Before I started home schooling my youngest son, I looked at home schooling mothers – and some of them were quite stressed – I asked myself “Why homeschool? What’s the point?” I explained the About Me page the main reason I started it. Naturally however, there can be found other reasons why parents decide on taking a step toward educating their children at home. I heard quite of few, in fact.
The main motives I was given by my home schooling moms the rejection of totally secular education and excluding religion from the class. It is obvious that people want to raise their offspring in their values; one’s faith is a huge buster towards home education. On the other hand, the atheist parents would argue there was too much religion in the class.
I have met parents with disability children who would not entrust their young ones into the hands of the school officials; and there are children with lots of different learning difficulties such as dyslexia. Although the little Catholic primary school my son previously attended gave incredible support to such parents and their kids by providing a special needs teacher, this might not be enough I suppose to give the needy child the full attention she or he needs.
The learning disabilities are not the only cause for choosing home learning. There are children with various health problems such as migraines or stomach indispositions. One of my neighbours had to quit her job because her highly intelligent boy started to show severe panic attacks at school at the age of 14, and while one or two of his regular friends could visit him frequently without any problems, the huge school crowds was provoking in him serious body trembling, sweat outbursts and irregular heartbeat . She was not happy to quit her job, but her son’s wellbeing was more important. Her two younger girls attended school, but the answer to the question: “why homeschool my son” was clear and loud for her. With children such as these, the home educator has a freedom to choose the hours that suits their child, hours when their young do not feel agitated, or deals with pain. The regular school schedule does not allow for those adjustments.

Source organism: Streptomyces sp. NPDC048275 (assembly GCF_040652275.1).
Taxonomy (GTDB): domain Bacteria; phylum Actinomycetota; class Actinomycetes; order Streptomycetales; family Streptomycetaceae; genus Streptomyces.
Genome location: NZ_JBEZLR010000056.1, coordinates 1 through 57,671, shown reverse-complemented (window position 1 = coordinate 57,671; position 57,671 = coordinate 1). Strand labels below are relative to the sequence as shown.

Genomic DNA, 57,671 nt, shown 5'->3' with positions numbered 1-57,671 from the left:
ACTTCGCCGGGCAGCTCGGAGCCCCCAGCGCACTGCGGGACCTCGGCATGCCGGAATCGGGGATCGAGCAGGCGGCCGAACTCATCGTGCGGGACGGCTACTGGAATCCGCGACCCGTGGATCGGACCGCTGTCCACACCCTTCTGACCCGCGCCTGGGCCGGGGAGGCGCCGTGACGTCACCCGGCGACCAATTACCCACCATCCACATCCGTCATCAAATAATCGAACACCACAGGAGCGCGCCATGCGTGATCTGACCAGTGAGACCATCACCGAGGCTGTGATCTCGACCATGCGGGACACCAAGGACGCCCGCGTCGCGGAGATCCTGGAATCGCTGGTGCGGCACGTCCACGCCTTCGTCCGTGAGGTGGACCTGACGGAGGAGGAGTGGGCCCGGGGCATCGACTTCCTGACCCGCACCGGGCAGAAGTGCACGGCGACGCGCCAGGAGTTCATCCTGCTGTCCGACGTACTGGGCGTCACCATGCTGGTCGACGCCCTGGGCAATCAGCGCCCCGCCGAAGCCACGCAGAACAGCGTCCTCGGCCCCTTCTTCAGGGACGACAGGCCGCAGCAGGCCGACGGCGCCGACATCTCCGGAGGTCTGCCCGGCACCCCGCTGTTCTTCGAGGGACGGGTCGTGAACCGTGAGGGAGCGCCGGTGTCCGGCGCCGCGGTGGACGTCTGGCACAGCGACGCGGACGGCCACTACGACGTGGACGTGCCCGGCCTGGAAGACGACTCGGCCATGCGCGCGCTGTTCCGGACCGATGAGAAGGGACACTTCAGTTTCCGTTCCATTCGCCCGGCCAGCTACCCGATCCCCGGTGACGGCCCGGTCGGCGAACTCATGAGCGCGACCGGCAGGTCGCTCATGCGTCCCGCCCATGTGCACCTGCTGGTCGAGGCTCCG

I suppose the reverse of the last argument could be well applied to the US school act “No Child Left Behind”, where the more gifted children are “left behind” by the schools that have little or very limited financial resources and hence, must bring educational help to the bottom 10% and neglect those with talents. This is very important for parents with small incomes who cannot give their bright children help outside the school to fully flourish with their children talents. For them the “why homeschool” becomes apparent; they want their children to flourish and the home environment is the best way to embrace it. As a matter of fact, the New South Wales channel 7-News confirms that home schooled children do better in the Australian national NAPLAN testing then the children taught at schools.
I was against home schooling myself before. I admit I knew nothing about it and I was following my own ingrown prejudices. With my own child’s problems I found out that one size fits all does not apply only to clothing. The first few months of teaching my son at home were frustrating at times to both of us as we both were learning how to adapt to the new situation. My son sets up his own pace and progresses according to his abilities without pressure. He is much happier now, although I must confess, he misses the daily interaction with other kids, but this is a subject for another topic. The matter of “Why homeschool?” has stopped being an issue for us.